Hello, Grovers! The Chatterbox is back! After 22 years of conversing with my CG Sentinel readers, I had to stop writing for awhile and I missed you. Today’s column is a short update of my unbelievably crazy life these past months.
It all began with a dog attack. One year ago, on March 30, a large dog tried to take off my right arm. I was taken by ambulance to RiverBend, met by a trauma surgeon and informed that my wound could not be closed with simple stitching. I couldn’t see that there was no skin covering the raw flesh because I was wearing two sweatshirts. I quietly heard the surgeon say, “It’s serious and requires an immediate debridement surgery, another surgery and eventually a skin graft.”
In other words, It was a gory mess.
My healthy, happy self was changed in an instant. I was in shock. There are pictures of me just looking bewildered as I jumped through all the necessary hoops to restore my arm function. I truly feared that healing and restoration wasn’t possible.
Family, friends and strangers prayed.
I was in shock for weeks. My condition was described as “fragile.” The first two surgeries I barely knew what was happening. The skin graft was a real eye opener. I always wondered how they transferred skin from one place to another. In layman’s terms, they shaved a large area of skin off my thigh and stitched it over the skinless wound. Both the leg and arm were bandaged and the healing began.
I wore a wound vacuum attached to my arm and around my neck 24 hours a day for weeks. Eventually, it and the stitches were removed from the arm. I wore a compression sleeve for months to continue the healing. The thigh skin removal was like a severe sunburn as it slowly healed. The ugly, crater-like hole of the arm wound area looks and feels like shoe leather.
Many thanks to modern medicine and an army of medical personnel who did everything they could to restore my arm. Along the way, I learned how to be brave and calm; to follow directions, endure multiple procedures, operate a wound vac machine and trust my husband to change bandages. One of the frustrating parts? It was two months before I could take a shower. Chuck washed my hair in the sink and I took sponge baths. Oy!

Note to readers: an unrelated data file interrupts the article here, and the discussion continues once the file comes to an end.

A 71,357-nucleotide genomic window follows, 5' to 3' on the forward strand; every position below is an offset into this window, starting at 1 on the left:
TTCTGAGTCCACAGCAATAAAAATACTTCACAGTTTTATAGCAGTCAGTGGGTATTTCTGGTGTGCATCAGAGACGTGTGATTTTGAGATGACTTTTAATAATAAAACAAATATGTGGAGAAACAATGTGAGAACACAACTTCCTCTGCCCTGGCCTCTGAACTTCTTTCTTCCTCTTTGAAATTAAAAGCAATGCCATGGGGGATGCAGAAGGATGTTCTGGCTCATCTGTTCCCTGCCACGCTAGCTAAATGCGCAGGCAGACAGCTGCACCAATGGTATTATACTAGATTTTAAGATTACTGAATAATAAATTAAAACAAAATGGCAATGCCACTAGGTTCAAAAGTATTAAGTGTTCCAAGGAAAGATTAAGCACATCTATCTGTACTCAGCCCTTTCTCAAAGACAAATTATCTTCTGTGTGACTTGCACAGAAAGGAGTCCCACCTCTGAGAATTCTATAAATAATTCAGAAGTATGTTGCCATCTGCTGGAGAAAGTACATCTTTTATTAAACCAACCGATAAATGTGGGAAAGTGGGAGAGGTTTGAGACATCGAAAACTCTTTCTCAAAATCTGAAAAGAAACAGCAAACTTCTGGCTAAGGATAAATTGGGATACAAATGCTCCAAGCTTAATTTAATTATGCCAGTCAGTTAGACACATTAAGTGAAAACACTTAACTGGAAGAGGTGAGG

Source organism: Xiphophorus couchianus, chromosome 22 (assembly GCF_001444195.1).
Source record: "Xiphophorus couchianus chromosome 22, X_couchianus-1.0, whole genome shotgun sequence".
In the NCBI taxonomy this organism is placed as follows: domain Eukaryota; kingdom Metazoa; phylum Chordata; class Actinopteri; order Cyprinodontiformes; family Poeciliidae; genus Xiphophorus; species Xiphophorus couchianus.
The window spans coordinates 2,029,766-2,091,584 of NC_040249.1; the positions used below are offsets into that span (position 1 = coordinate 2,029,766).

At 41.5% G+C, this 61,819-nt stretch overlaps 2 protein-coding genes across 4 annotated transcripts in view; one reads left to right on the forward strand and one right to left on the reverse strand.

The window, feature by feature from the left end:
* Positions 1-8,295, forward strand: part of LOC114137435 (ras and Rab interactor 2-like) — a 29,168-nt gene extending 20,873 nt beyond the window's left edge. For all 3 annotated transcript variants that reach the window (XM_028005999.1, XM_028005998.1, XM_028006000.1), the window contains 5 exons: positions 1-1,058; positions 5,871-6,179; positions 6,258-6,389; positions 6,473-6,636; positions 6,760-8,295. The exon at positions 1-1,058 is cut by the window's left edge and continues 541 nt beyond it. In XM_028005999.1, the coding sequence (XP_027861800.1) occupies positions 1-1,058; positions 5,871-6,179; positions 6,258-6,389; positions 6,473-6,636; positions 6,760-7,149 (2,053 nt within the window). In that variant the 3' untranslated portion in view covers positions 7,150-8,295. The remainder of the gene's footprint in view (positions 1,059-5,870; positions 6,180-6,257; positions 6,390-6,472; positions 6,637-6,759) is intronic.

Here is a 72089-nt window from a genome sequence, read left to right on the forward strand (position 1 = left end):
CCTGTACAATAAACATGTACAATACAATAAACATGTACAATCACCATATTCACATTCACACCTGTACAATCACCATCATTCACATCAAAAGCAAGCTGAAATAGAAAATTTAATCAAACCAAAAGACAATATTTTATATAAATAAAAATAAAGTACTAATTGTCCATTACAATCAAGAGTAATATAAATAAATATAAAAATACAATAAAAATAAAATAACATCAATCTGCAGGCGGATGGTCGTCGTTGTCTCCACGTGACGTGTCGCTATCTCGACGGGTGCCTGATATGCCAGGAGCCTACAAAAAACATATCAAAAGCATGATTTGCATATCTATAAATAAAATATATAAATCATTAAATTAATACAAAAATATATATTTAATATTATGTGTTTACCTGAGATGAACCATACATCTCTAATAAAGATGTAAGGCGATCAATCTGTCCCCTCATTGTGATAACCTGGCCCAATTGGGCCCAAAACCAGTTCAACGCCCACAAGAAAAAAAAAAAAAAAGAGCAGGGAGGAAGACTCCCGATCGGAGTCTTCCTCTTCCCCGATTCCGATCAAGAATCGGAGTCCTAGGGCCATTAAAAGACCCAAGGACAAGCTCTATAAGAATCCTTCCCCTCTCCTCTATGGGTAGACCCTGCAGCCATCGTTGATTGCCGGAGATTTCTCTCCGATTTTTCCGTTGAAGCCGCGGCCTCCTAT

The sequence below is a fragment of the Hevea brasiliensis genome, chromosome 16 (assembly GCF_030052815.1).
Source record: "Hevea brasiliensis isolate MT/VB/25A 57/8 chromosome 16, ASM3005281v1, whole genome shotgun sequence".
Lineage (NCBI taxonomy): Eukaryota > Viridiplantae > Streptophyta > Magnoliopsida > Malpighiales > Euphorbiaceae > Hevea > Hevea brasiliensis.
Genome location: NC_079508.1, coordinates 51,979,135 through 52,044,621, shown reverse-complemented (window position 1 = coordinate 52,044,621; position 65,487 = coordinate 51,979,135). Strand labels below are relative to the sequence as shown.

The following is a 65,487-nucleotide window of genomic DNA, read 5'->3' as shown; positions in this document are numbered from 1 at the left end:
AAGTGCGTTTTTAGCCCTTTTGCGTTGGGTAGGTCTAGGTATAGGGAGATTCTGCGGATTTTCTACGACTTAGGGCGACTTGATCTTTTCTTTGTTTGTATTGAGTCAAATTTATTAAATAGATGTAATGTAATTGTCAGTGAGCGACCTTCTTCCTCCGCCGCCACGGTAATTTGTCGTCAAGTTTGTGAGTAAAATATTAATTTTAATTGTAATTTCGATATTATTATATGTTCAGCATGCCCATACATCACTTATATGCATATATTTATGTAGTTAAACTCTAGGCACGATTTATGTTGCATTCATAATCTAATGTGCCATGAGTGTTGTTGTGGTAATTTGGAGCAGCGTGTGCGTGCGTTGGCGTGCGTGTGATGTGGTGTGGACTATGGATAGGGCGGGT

So much tissue was lost that I remained under the surgeon’s care until this year. The wound area is still tender and ugly as sin and there is residual nerve damage. Everyday life is hard on the arm and wrist: lifting, typing, stirring, opening jars, digging in the garden are all painful. But thanks to great care and hundreds of prayers, I survived and I am a grateful woman.
Now, you would think that would be enough medical trauma and drama for a little old lady in one year. But there’s more. In August, a routine exam showed that I had a non-malignant tumor of the parotid gland. The tumor was sitting on the facial nerve making it difficult surgery to remove. More prayers were sent up and thanks to God and a great surgeon, I again survived the unexpected.
Finally, just before Christmas, when life was starting to get normal, more trouble was brewing. My husband has a long history of heart disease dating back to a 5-way bypass in 2003. In Dec. he began having difficulty breathing outside in cold air. No one thought that was a problem. “They” were wrong. He ended up at RiverBend, after a heart attack and stroke that resulted in more surgeries and weeks of Home Health Care. Many tears were shed and prayers were offered. Chuck survived the unexpected.
This year, for one brief month in January, life was looking up. Then came another surprise. A coronavirus pandemic (COVID-19) arrived in America.
Unexpected? You bet.
Now, to everyone out there who is wondering what the world is coming to…I don’t know either. Only God knows. And so we pray. Please know that I’m following the rules and worrying right along with you and we will get though this.
Many thanks to all of you for your encouragement and friendship though-out my journalism years. May God bless you with hope, joy and good health as we plow through the year 2020! Keep looking up, praying and believing that we will survive.
Remember: This, too, shall pass!